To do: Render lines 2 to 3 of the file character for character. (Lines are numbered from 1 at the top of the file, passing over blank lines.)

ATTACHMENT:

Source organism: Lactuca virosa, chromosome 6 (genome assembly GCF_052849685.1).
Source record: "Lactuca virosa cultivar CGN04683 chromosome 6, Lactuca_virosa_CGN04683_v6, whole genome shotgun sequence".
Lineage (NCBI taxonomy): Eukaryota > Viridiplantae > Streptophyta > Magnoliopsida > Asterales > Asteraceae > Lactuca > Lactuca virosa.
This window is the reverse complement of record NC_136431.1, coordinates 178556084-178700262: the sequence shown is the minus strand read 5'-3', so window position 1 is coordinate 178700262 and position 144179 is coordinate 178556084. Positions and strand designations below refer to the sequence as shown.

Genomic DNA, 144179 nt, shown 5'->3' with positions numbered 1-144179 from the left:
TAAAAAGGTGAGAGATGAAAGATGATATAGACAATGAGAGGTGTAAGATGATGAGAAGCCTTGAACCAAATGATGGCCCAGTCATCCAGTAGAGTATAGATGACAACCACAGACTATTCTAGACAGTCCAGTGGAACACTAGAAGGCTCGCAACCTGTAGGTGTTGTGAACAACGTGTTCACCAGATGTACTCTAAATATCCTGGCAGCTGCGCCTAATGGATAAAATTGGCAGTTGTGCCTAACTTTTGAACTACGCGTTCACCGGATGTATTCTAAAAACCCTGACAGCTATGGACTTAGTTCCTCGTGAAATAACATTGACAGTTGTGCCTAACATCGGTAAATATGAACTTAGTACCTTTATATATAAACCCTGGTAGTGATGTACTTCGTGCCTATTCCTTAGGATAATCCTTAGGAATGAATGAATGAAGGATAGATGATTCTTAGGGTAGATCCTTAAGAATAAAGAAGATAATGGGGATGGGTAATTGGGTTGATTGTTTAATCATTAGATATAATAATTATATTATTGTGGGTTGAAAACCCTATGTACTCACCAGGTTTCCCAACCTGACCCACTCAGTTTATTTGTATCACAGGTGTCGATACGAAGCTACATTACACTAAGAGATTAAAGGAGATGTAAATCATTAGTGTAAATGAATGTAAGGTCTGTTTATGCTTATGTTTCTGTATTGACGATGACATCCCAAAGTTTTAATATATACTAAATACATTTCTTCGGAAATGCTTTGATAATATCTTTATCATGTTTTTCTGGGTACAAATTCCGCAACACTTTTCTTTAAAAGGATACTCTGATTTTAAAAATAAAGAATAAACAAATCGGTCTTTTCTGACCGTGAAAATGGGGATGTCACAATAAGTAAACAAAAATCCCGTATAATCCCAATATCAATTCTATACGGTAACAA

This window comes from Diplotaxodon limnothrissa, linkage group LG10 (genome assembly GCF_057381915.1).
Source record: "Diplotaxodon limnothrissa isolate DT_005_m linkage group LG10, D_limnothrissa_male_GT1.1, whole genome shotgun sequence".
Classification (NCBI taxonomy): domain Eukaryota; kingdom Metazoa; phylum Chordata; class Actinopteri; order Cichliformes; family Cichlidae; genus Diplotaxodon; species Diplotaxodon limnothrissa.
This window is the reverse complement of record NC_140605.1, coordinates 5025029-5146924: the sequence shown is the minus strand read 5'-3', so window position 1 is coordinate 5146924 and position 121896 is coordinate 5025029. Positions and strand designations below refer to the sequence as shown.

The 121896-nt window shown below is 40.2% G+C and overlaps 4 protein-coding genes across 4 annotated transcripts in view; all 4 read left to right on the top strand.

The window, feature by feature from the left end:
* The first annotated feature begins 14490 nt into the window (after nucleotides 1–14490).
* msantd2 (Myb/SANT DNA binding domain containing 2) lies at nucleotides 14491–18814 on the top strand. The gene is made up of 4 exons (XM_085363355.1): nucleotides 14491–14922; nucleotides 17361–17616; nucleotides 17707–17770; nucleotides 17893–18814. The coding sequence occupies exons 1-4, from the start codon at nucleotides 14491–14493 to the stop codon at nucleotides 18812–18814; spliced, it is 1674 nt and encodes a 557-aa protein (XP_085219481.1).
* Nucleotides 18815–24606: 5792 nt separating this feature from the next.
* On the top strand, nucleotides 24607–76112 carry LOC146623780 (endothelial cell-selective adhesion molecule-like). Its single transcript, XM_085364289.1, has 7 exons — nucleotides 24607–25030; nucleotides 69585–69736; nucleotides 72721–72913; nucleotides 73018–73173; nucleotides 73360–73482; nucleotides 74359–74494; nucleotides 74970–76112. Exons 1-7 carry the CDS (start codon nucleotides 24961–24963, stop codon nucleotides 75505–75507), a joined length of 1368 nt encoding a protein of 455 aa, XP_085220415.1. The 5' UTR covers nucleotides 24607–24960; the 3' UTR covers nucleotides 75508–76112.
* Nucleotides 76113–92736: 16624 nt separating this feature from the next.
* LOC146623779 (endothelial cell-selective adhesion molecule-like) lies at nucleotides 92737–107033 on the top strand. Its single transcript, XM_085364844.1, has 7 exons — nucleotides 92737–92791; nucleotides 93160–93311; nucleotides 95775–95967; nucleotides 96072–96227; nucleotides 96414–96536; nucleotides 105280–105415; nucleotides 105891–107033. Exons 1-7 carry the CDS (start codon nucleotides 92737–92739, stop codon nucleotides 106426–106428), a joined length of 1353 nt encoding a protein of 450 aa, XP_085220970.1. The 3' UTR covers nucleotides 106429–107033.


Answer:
Source record: "Lactuca virosa cultivar CGN04683 chromosome 6, Lactuca_virosa_CGN04683_v6, whole genome shotgun sequence".
Lineage (NCBI taxonomy): Eukaryota > Viridiplantae > Streptophyta > Magnoliopsida > Asterales > Asteraceae > Lactuca > Lactuca virosa.